“Everyone is welcome at Bristol Fire School, this is a machismo-free space in which to learn and enjoy fire, and most importantly, cook something great to share. Fire cooking may be a male dominated craft but women light brilliant fires. Fire is the original cooking tool, going back many thousands of years, and women were the ones who did the cooking. This comes naturally to us. Trust me.

Its also worth pointing out that Fire School is not just about learning to cook great big hunks of meat, nice as they are – this will be a well rounded omnivorous experience. I’m well known for my love of vegetables but there will be meat too, good meat, cooked well.”

Among her numerous books, the one that perhaps most reflects Gen’s inspired creative energy is The Ultimate Wood-Fired Oven Cookbook which tells you everything you need to know about your outdoor oven, including step by step instructions on how to build a wood oven in your garden, which woods to use for the best flavours to match what you are cooking, and many wood oven recipes, some drawn from the past when a village wood oven would be fired once a week to bake bread, then the cooling embers used to bake potatoes and slow-roast meat dishes.

The book explains how, while the oven is hot, you can roast and grill for example Portuguese clams with white wine, garlic and coriander, or kebabs and pizzas, then as it begins to cool down you can cook dishes like beetroot focaccia with goats cheese and sage, and finally use the dying embers to slow-roast dishes like lamb shoulder with fennel, or leave dishes such as beef brisket or breakfast porridge to cook slowly overnight.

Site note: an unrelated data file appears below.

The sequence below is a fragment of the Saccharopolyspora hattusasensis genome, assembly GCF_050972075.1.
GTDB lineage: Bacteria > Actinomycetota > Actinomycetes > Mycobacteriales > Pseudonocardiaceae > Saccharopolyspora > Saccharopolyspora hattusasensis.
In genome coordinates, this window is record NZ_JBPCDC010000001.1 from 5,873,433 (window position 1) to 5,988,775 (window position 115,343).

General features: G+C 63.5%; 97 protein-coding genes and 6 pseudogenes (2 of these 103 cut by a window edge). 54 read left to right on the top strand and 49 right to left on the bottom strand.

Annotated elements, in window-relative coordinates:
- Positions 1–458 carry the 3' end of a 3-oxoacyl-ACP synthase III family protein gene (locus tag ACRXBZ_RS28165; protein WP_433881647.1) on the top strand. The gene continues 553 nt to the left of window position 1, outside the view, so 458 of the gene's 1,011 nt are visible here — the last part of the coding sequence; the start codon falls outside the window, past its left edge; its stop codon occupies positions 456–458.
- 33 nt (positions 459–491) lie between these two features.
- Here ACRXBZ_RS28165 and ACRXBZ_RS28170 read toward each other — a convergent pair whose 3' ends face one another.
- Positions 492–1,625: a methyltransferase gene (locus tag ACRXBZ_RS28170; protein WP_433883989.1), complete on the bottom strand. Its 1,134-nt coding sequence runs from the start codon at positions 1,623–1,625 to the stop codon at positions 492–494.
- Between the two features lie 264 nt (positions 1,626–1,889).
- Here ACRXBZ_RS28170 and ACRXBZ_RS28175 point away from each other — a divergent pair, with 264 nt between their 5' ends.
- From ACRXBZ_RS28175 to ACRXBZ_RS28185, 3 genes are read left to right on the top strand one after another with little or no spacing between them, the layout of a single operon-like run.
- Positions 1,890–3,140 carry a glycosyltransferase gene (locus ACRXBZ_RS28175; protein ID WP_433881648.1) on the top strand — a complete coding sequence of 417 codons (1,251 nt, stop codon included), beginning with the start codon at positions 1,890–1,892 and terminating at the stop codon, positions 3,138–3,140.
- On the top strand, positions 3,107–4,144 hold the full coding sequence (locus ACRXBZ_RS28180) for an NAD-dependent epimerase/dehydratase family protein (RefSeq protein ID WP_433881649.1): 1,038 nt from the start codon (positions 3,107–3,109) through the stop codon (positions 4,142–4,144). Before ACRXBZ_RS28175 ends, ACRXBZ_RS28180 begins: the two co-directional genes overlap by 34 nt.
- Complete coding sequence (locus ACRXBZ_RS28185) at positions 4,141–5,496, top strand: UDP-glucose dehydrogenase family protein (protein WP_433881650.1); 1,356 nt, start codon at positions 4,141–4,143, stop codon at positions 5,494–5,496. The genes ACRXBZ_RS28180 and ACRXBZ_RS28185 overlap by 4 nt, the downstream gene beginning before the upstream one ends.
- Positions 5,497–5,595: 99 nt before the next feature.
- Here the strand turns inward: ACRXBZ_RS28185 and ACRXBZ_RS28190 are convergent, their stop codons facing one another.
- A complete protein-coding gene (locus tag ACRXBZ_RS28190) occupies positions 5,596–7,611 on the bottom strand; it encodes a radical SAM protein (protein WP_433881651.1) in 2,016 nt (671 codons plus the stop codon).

“I am a food writer with a passion for fire. I really wanted to write a book on wood fired oven cooking but first I had to build an oven. Here is how we did it… a combination of time lapse, slo mo, stills & iPhone footage, pretty rough around the edges but shows the steps we took. It was a tremendous amount of hard work, I learnt skills I never thought I would – like bricklaying and rendering but so worth it. A properly insulated wood oven is a joy to cook in. I can light one fire in my oven and know that I can cook stuff in it for 24 hours, using the falling curve of the heat to cook pizza, bake bread and cakes, roast meat, vegetables and fish and cook slowly overnight.”

Gen thinks of the development of her fire-cooking skills and expertise as a transformation of the kitchen from the indoors to the outdoors, based on the over-riding belief that everything tastes better cooked outside, whether flavoured by charcoal made from olive and fruit trees, or from being cooked outside on an open fire with the unmistakable aroma and unique flavour of woodsmoke and fresh air.